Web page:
Posted: 20 March, 2019 at 5:07 pm

Brexit Update 20th March 2019

The public rightly expected an orderly Brexit on 29 March – after all, the Government has had two years to sort out arrangements. They’ve failed. Instead we now have national humiliation and crisis.

Britain should be leaving the EU in 9 days’ time, clear and confident about our future relationships with Europe on everything from trade to immigration to security. None of this has yet been negotiated, and the Government’s withdrawal deal largely creates a transition period to buy more time. It does not do enough to protect jobs and barrier-free trade or guard against a race to the bottom on workplace, environmental and consumer standards – which, of course, is precisely the purpose and prize in leaving for Tory Brexit advocates.

Theresa May has now lost control and the Government is in chaos. The Brexit deal has been defeated twice by record margins in Parliament, last week by 149 votes; while cabinet ministers voted against the Prime Minister when she proposed a delay to Brexit, including the Brexit Secretary who spoke to commend the plan minutes before voting against it himself!

In any previous period of Parliament’s history, when a Government can’t get its main business through the Commons or can’t get its cabinet to vote together, the Prime Minister would resign and call a General Election to give the country to chance to elect new Parliament and fresh Government.

This should happen now, and may yet become the only way of breaking this Brexit impasse. But the Conservatives continue to cling to power.

Having ‘run down the clock’ to try to force MPs to back her deal, the Prime Minister has run out of time and has to go to Brussels tomorrow to plead with EU leaders for a delay to the Brexit date. No one wanted delay but this has become inevitable because the Government has failed to get a deal agreed and legislate for the Brexit arrangements. Worst of all, whilst the UK can ask for extra time, it’s the EU that decides whether to grant a delay and what conditions to impose.

In last week’s votes:

  • I voted to reject the Government’s Brexit deal, because it falls well short of what Britain needs to safeguard jobs, rights and standards
  • I voted to prevent the UK crashing out of the EU on 29 March with no deal in place, a stance strongly supported by trade unions and business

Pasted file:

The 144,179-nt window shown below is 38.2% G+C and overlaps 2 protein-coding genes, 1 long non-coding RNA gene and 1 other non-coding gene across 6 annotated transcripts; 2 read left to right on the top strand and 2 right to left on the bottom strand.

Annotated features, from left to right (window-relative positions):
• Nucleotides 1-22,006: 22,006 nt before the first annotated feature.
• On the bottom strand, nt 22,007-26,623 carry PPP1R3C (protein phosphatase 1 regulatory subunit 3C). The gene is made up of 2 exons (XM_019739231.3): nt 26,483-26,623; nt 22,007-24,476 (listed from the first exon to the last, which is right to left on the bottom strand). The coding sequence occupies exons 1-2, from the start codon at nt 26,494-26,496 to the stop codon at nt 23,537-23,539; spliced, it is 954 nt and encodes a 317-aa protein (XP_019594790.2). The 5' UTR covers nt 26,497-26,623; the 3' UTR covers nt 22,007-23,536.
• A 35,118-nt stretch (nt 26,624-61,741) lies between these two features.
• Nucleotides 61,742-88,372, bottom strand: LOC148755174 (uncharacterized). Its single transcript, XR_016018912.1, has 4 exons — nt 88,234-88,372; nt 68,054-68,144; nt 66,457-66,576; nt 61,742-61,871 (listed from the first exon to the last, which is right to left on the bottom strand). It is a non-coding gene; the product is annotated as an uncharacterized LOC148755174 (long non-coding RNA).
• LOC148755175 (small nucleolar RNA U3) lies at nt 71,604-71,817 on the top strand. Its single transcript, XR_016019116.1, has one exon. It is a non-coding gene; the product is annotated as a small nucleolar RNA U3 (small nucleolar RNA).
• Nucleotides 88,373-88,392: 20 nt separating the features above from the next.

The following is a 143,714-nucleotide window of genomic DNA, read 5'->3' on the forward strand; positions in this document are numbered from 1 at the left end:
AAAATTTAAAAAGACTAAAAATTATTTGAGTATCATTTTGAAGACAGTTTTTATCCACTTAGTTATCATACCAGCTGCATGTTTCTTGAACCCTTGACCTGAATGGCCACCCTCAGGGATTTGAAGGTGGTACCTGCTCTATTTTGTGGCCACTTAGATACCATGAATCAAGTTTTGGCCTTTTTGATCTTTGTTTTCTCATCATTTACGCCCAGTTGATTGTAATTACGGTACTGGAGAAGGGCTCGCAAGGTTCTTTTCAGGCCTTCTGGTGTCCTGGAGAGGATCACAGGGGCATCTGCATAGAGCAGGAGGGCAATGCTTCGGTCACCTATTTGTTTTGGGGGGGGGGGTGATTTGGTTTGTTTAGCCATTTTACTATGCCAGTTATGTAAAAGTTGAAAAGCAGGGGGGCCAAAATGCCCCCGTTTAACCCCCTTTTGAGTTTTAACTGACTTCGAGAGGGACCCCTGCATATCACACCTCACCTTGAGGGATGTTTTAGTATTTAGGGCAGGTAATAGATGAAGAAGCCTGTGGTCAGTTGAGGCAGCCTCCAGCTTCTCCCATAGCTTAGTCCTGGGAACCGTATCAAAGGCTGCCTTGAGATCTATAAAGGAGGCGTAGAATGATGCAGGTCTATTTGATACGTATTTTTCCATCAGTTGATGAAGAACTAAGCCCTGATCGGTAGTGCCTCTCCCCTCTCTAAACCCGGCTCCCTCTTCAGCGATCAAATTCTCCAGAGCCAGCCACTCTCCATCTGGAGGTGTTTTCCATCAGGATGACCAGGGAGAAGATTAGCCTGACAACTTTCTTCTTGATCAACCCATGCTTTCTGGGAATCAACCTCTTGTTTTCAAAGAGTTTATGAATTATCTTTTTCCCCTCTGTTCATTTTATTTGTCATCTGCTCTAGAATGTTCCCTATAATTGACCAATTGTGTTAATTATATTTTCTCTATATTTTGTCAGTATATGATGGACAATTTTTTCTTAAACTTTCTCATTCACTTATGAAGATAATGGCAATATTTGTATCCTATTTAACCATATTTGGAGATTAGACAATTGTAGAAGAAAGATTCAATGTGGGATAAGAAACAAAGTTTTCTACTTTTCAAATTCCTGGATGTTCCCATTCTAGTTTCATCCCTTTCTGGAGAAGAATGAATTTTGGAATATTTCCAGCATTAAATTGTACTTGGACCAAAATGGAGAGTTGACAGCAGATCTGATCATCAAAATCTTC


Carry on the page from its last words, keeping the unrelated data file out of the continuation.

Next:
• I voted to support the Prime Minister in asking the EU for a time-limited delay, because this had become unavoidable.

The priority for Labour now is to persuade the Government that there is the basis for a better Brexit deal which could be agreed with the EU and command cross-party support, if the Prime Minister is willing to shift the terms of the Brexit agreement, for instance to include a permanent customs union as Labour has argued for months. This would also better respect the result of the Referendum and reflect the concerns of many in the 48% who voted Remain.

In the midst of such uncertainty and chaos, it’s only sensible to keep all options open to break the deadlock which is why Labour have also signalled we’d be willing to support a second referendum if needed, although at present there is certainly no majority in Parliament for this and it’s not a popular idea with the public.

The Prime Minister tries to blame Labour for Parliament’s rejection of her deal. But we lost the 2017 election and we’re in Opposition, facing 69 more Tory MPs in the House of Commons than Labour MPs. The Government controls legislation and the main business in our British Parliament, not the Opposition. So the failure to secure and agree a good Brexit lies with the Conservative government – 75 of her own Tory MPs voted to defeat the Prime Minister last week. They are too divided and dysfunctional to lead Brexit and too distracted to deal with all the other problems the country faces with the NHS, housing, schools and living standards. Britain deserves better than this, and people deserve the chance to change or confirm the team in charge not just the plan for Brexit in a General Election.

With best wishes

John